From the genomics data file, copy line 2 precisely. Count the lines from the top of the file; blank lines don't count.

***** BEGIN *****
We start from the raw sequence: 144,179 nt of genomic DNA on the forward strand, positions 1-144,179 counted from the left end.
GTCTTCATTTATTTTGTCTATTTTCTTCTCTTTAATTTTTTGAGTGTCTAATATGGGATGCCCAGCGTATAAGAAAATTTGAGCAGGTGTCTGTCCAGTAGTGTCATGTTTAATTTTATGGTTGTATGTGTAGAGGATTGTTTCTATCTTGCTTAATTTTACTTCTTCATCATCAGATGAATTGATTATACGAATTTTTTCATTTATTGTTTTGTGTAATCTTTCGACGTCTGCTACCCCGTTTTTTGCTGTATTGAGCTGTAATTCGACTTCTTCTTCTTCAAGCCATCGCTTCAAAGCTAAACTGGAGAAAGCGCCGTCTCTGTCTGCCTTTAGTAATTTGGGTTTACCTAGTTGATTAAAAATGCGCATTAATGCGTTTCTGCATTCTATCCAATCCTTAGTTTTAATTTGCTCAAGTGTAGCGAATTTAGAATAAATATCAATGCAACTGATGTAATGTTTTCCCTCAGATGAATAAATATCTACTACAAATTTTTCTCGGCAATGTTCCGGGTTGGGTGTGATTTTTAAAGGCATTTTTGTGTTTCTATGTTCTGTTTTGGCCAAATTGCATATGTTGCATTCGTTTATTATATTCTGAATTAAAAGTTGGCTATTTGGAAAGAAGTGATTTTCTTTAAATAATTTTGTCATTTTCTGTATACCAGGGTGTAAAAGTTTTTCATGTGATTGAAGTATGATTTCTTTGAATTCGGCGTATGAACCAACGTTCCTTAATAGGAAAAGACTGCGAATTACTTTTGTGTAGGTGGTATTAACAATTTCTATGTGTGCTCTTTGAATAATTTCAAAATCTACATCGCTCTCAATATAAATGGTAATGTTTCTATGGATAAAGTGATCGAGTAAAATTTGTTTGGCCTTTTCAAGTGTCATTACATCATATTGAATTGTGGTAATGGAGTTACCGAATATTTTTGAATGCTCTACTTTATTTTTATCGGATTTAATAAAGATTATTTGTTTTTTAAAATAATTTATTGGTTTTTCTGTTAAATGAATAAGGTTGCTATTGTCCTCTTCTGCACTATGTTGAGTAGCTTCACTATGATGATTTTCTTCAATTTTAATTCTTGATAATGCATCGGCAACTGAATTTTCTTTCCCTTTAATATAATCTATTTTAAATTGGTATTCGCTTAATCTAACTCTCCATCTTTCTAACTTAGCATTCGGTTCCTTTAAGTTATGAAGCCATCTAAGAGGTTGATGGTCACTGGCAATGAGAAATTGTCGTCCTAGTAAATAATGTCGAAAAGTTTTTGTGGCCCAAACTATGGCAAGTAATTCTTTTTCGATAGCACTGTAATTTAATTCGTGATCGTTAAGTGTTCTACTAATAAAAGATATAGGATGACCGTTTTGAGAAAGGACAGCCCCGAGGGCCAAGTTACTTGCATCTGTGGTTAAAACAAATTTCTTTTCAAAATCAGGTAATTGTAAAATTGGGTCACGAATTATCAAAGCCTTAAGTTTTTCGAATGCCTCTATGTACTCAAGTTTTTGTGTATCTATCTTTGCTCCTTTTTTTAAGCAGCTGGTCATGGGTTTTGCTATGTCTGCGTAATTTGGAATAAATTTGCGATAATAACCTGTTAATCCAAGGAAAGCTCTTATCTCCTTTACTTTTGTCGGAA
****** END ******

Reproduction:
GTCTTCATTTATTTTGTCTATTTTCTTCTCTTTAATTTTTTGAGTGTCTAATATGGGATGCCCAGCGTATAAGAAAATTTGAGCAGGTGTCTGTCCAGTAGTGTCATGTTTAATTTTATGGTTGTATGTGTAGAGGATTGTTTCTATCTTGCTTAATTTTACTTCTTCATCATCAGATGAATTGATTATACGAATTTTTTCATTTATTGTTTTGTGTAATCTTTCGACGTCTGCTACCCCGTTTTTTGCTGTATTGAGCTGTAATTCGACTTCTTCTTCTTCAAGCCATCGCTTCAAAGCTAAACTGGAGAAAGCGCCGTCTCTGTCTGCCTTTAGTAATTTGGGTTTACCTAGTTGATTAAAAATGCGCATTAATGCGTTTCTGCATTCTATCCAATCCTTAGTTTTAATTTGCTCAAGTGTAGCGAATTTAGAATAAATATCAATGCAACTGATGTAATGTTTTCCCTCAGATGAATAAATATCTACTACAAATTTTTCTCGGCAATGTTCCGGGTTGGGTGTGATTTTTAAAGGCATTTTTGTGTTTCTATGTTCTGTTTTGGCCAAATTGCATATGTTGCATTCGTTTATTATATTCTGAATTAAAAGTTGGCTATTTGGAAAGAAGTGATTTTCTTTAAATAATTTTGTCATTTTCTGTATACCAGGGTGTAAAAGTTTTTCATGTGATTGAAGTATGATTTCTTTGAATTCGGCGTATGAACCAACGTTCCTTAATAGGAAAAGACTGCGAATTACTTTTGTGTAGGTGGTATTAACAATTTCTATGTGTGCTCTTTGAATAATTTCAAAATCTACATCGCTCTCAATATAAATGGTAATGTTTCTATGGATAAAGTGATCGAGTAAAATTTGTTTGGCCTTTTCAAGTGTCATTACATCATATTGAATTGTGGTAATGGAGTTACCGAATATTTTTGAATGCTCTACTTTATTTTTATCGGATTTAATAAAGATTATTTGTTTTTTAAAATAATTTATTGGTTTTTCTGTTAAATGAATAAGGTTGCTATTGTCCTCTTCTGCACTATGTTGAGTAGCTTCACTATGATGATTTTCTTCAATTTTAATTCTTGATAATGCATCGGCAACTGAATTTTCTTTCCCTTTAATATAATCTATTTTAAATTGGTATTCGCTTAATCTAACTCTCCATCTTTCTAACTTAGCATTCGGTTCCTTTAAGTTATGAAGCCATCTAAGAGGTTGATGGTCACTGGCAATGAGAAATTGTCGTCCTAGTAAATAATGTCGAAAAGTTTTTGTGGCCCAAACTATGGCAAGTAATTCTTTTTCGATAGCACTGTAATTTAATTCGTGATCGTTAAGTGTTCTACTAATAAAAGATATAGGATGACCGTTTTGAGAAAGGACAGCCCCGAGGGCCAAGTTACTTGCATCTGTGGTTAAAACAAATTTCTTTTCAAAATCAGGTAATTGTAAAATTGGGTCACGAATTATCAAAGCCTTAAGTTTTTCGAATGCCTCTATGTACTCAAGTTTTTGTGTATCTATCTTTGCTCCTTTTTTTAAGCAGCTGGTCATGGGTTTTGCTATGTCTGCGTAATTTGGAATAAATTTGCGATAATAACCTGTTAATCCAAGGAAAGCTCTTATCTCCTTTACTTTTGTCGGAA